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History of Darke County, Ohio, from its earliest settlement to the present time .. (Volume 1) online

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Carson and James Whitman as trustees, and a building was
erected about 1826. This was the beginning of the Chris-
tian church of Versailles, making it the oldest denomination
with a continuous history in that village. Among the pioneer
settlers might also be mentioned Aaron Grier, Henry Swisher,
Peter Radabaugh, William McGrifif, John Wyland, Thomas
Bayman and N. York.

Wayne township was named after Cen. Anthonv ^^^avne
and when first laid off hv the countv commissioners in 1817.


comprised all of the county nortJi of a line commencing at the
northwest corner of township 12 north, range 1 east, and run-
ning thence east to the northwest corner of township 9 north,
range 4 east, thence south to the middle of said township, and
east to the county line, thus including the territory now in-
cluded in the township of Mississinawa, Allen, Wabash, Pat-
terson, Jackson, Brown, York, Wayne, over half of Richland
and part of Adams. In 1819 that part of Wayne township
lying in township 9 north, range 4 east, was taken into Adams
township. In 1820 all of Wayne township that lay in range
1 was attached to Washington township as then constituted.
In the same year Richland township was formed, the north-
ern part being taken from Wayne and the southern from
Greenville and Patterson. In 1841 Patterson township was
taken from the north end of Wayne and contained all of that
township that lay in townships 12 and 13, range 3, and town-
ships 11 and 12 in range 4.

The southern part of this township is drained by the main
stream of the Stillwater, the central and northern part by the
Swamp creek branch with its tributaries. As before noted
the central part was originally very swampy. It has been re-
claimed by extensive drainage and is now quite productive.

The C. C. C. & St. L. railway runs through the central part
of the township in a direction generally south of west. The
C. H. & D. traverses the northeastern section. Versailles in
the central part and Webster in the south central part are the
principal villages. The entire population of the township, in-
cluding these villages, in 1910 was 2,954.

As a French colony became established here in the "thir-
ties" we herewith incorporate a sketch of the "Holy Family
Parish of Frenchtown," which throws considerable light on
the history of this settlement:

Holy Family Parish, Frenchtown.

We have noted in a previous chapter that the first French
settler arrived on the site of Frenchtown in 1836, and was
soon followed by other families of the Catholic faith who
banded themselves together in a small community, observed
public worship according to the customs of their faith under
the zealous and saintly Navarron, and, in 1838, erected a hewed
log church at St. Valbert's in conjunction with the little com-
munities at Russia and Versailles.


The years immediate!}- following were times of trial, hard-
ships and privation but the active French peaeants by indus-
try and frugality soon made large openings in the dense prim-
e\al forest, cleared and cultivated their fields, erected substan-
tial habitations and made the wilderness blossom as the rose.
For many years oxen were used to help turn the soil, to haul
the heavy timbers, or to follow the rude trails. We have a
beautiful and touching word picture of the trials encountered
by the faithful in order to be present at the stated worship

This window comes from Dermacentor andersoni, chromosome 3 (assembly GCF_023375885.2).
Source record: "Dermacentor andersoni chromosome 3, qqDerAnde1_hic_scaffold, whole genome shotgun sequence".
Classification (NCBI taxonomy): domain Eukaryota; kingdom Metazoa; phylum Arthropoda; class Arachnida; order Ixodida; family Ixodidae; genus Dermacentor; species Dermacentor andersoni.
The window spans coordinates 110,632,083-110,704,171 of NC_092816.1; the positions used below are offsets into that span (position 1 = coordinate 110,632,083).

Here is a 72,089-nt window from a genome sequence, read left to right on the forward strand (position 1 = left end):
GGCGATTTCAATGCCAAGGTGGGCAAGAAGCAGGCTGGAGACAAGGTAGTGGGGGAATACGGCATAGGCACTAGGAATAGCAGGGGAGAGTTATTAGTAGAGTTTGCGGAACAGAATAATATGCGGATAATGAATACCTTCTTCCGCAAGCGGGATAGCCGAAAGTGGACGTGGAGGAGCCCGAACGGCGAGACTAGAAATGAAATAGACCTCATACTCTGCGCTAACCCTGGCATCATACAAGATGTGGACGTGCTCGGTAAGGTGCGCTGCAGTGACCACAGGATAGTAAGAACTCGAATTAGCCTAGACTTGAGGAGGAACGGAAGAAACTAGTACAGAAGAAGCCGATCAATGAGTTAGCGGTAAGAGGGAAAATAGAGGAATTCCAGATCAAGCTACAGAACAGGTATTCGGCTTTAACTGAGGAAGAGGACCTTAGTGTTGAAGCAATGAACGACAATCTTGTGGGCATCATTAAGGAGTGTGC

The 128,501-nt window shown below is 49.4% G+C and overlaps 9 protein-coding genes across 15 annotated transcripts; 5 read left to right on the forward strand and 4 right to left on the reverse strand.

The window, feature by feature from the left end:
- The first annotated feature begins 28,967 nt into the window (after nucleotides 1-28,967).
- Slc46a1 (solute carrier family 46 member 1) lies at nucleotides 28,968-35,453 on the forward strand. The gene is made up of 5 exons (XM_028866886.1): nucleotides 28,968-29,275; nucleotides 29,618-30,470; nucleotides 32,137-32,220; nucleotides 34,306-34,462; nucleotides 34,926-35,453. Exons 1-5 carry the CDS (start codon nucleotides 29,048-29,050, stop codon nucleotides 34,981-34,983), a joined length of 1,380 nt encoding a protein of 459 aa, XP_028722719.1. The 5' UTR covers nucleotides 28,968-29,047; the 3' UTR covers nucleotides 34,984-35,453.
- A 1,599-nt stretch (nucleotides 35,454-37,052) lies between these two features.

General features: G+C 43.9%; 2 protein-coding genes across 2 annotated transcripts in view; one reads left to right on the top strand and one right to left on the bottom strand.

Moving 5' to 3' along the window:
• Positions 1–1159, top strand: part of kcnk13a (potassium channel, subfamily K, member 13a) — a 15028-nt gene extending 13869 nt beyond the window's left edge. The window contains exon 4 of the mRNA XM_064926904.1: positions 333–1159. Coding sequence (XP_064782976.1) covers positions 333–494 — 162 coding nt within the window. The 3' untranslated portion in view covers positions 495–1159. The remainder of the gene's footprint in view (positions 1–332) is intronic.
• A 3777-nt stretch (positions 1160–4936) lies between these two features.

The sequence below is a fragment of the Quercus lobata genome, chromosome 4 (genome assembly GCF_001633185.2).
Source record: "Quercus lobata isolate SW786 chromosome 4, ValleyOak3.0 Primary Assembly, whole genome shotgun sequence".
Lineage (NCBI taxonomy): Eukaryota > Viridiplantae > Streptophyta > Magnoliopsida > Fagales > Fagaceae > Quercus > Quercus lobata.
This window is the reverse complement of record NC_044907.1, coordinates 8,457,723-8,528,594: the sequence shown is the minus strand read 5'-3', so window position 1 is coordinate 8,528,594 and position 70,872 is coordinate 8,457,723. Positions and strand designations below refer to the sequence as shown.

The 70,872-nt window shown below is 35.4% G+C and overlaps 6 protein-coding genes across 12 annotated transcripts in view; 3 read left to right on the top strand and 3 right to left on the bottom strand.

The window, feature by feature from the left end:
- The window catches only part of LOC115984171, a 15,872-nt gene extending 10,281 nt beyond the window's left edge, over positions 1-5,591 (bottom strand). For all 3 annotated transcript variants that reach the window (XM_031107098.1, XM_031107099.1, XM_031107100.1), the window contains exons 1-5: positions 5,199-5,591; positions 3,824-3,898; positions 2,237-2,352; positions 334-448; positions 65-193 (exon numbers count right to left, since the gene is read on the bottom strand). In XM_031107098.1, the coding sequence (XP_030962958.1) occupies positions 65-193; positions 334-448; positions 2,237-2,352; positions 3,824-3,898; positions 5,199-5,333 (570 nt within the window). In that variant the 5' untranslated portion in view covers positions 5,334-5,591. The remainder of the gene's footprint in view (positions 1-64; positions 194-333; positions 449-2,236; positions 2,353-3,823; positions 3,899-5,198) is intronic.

in those days written by a pastor of the flock.

"At the appointed hour on Saturday afternoon the march
began for St. Valbert's. With a compass for a guide, headed
by Father Navarron, the little band entered the woods and
with a hatchet, blazed the trees as they walked along to aid
them in their journey until they reached St. Valbert's. The
trees once being blazed, the future they considered a real
pleasure when the weather was favorable, but not so during
the heavy snows of winter and the rainy seasons of spring and
fall — for then, walking became rather difficult — with the snow
one and two feet deep clinging to their wooden shoes in their
attempt to pick their way. Swamp creek, which still bears
the same name and pursues the same course, though not so
violent as in the early days, had to be crossed on the way,
and after a heavy rain would overflow, together with its many
branches, making it almost impossible to cross. Nothing
daunted, the low places were sought for and then, with shoes
and stockings in hand, the creek and streams were forded and
the journey continued. * * * *

"For nine long years these hardships, these trying times of
faith were endured and the spring of 1848 found the Holy-
Family parish, Frenchtown, worshipping for the first time in
their own temple, rude and rough in its construction of large
logs, but neat in appearance, while its modest interior spoke
of the pride of its worshipers to beautify and adorn the house
of God. * * * *

"These three parishes remained united until 1849, when the
alloted time of good Father Navarron with his kind and faith-
ful people being spent, he was transferred to other fields and
Father Loui, his successor, became pastor of the self-sustain-
ing parish, which, in the meantime had increased to forty
some families.

"The parish continued to grow in numbers and under the
direction of Father Loui, an addition was built to the old log


cliuich, which became too small to conveniently accomodate its
members. With the passing years prosperity smiled upon his
happy band, the many trials and hardships known to the early
settlers gradually disappeared and the worship of religion wa^
elevated to a high standard.

"Each year saw its newcomers and raised the membership
of the parish. Filled with an earnest desire to serve God in
the best manner possible and actuated by the lofty ambition
to make him better known and loved, they appealed to their
beloved pastor for a larger church, a more suitable and up-to-
date building. Father Brisard heard their plea and relying on
the earnest co-operation of his faithful flock, he at once set to